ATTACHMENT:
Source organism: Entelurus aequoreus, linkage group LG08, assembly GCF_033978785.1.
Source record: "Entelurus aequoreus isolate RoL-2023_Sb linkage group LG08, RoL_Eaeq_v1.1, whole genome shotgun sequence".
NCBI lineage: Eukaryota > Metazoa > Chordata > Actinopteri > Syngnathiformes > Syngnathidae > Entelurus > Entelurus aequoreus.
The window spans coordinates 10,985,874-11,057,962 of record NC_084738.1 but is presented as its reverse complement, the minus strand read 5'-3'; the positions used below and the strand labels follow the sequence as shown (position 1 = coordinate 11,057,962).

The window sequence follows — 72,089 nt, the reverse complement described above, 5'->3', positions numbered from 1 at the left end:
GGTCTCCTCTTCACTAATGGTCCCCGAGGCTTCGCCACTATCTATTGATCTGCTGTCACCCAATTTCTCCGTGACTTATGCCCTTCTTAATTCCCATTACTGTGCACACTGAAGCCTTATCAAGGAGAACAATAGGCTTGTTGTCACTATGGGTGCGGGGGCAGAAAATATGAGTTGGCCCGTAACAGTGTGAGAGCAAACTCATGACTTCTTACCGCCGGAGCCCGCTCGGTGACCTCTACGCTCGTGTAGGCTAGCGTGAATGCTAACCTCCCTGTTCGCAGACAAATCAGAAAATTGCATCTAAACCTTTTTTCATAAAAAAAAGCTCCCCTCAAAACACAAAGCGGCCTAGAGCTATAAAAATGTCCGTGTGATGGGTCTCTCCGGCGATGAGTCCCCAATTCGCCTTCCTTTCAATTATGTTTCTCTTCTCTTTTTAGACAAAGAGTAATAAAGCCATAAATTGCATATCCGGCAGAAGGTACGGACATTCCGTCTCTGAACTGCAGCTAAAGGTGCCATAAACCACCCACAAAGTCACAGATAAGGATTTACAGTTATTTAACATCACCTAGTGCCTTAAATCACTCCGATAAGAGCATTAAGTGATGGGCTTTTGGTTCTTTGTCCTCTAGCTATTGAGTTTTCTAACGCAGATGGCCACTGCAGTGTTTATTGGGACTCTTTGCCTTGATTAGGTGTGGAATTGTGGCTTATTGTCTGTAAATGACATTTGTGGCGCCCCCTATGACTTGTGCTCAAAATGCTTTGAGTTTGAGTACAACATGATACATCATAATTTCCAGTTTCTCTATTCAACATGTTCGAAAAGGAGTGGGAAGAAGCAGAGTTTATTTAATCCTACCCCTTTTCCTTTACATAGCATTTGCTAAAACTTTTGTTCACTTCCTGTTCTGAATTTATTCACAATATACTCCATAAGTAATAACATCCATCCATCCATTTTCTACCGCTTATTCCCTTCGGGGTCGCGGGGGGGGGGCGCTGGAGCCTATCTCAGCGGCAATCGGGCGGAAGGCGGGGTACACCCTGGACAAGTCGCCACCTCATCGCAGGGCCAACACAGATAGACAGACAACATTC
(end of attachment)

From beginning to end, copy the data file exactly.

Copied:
Source organism: Entelurus aequoreus, linkage group LG08, assembly GCF_033978785.1.
Source record: "Entelurus aequoreus isolate RoL-2023_Sb linkage group LG08, RoL_Eaeq_v1.1, whole genome shotgun sequence".
NCBI lineage: Eukaryota > Metazoa > Chordata > Actinopteri > Syngnathiformes > Syngnathidae > Entelurus > Entelurus aequoreus.
The window spans coordinates 10,985,874-11,057,962 of record NC_084738.1 but is presented as its reverse complement, the minus strand read 5'-3'; the positions used below and the strand labels follow the sequence as shown (position 1 = coordinate 11,057,962).

The window sequence follows — 72,089 nt, the reverse complement described above, 5'->3', positions numbered from 1 at the left end:
GGTCTCCTCTTCACTAATGGTCCCCGAGGCTTCGCCACTATCTATTGATCTGCTGTCACCCAATTTCTCCGTGACTTATGCCCTTCTTAATTCCCATTACTGTGCACACTGAAGCCTTATCAAGGAGAACAATAGGCTTGTTGTCACTATGGGTGCGGGGGCAGAAAATATGAGTTGGCCCGTAACAGTGTGAGAGCAAACTCATGACTTCTTACCGCCGGAGCCCGCTCGGTGACCTCTACGCTCGTGTAGGCTAGCGTGAATGCTAACCTCCCTGTTCGCAGACAAATCAGAAAATTGCATCTAAACCTTTTTTCATAAAAAAAAGCTCCCCTCAAAACACAAAGCGGCCTAGAGCTATAAAAATGTCCGTGTGATGGGTCTCTCCGGCGATGAGTCCCCAATTCGCCTTCCTTTCAATTATGTTTCTCTTCTCTTTTTAGACAAAGAGTAATAAAGCCATAAATTGCATATCCGGCAGAAGGTACGGACATTCCGTCTCTGAACTGCAGCTAAAGGTGCCATAAACCACCCACAAAGTCACAGATAAGGATTTACAGTTATTTAACATCACCTAGTGCCTTAAATCACTCCGATAAGAGCATTAAGTGATGGGCTTTTGGTTCTTTGTCCTCTAGCTATTGAGTTTTCTAACGCAGATGGCCACTGCAGTGTTTATTGGGACTCTTTGCCTTGATTAGGTGTGGAATTGTGGCTTATTGTCTGTAAATGACATTTGTGGCGCCCCCTATGACTTGTGCTCAAAATGCTTTGAGTTTGAGTACAACATGATACATCATAATTTCCAGTTTCTCTATTCAACATGTTCGAAAAGGAGTGGGAAGAAGCAGAGTTTATTTAATCCTACCCCTTTTCCTTTACATAGCATTTGCTAAAACTTTTGTTCACTTCCTGTTCTGAATTTATTCACAATATACTCCATAAGTAATAACATCCATCCATCCATTTTCTACCGCTTATTCCCTTCGGGGTCGCGGGGGGGGGGCGCTGGAGCCTATCTCAGCGGCAATCGGGCGGAAGGCGGGGTACACCCTGGACAAGTCGCCACCTCATCGCAGGGCCAACACAGATAGACAGACAACATTC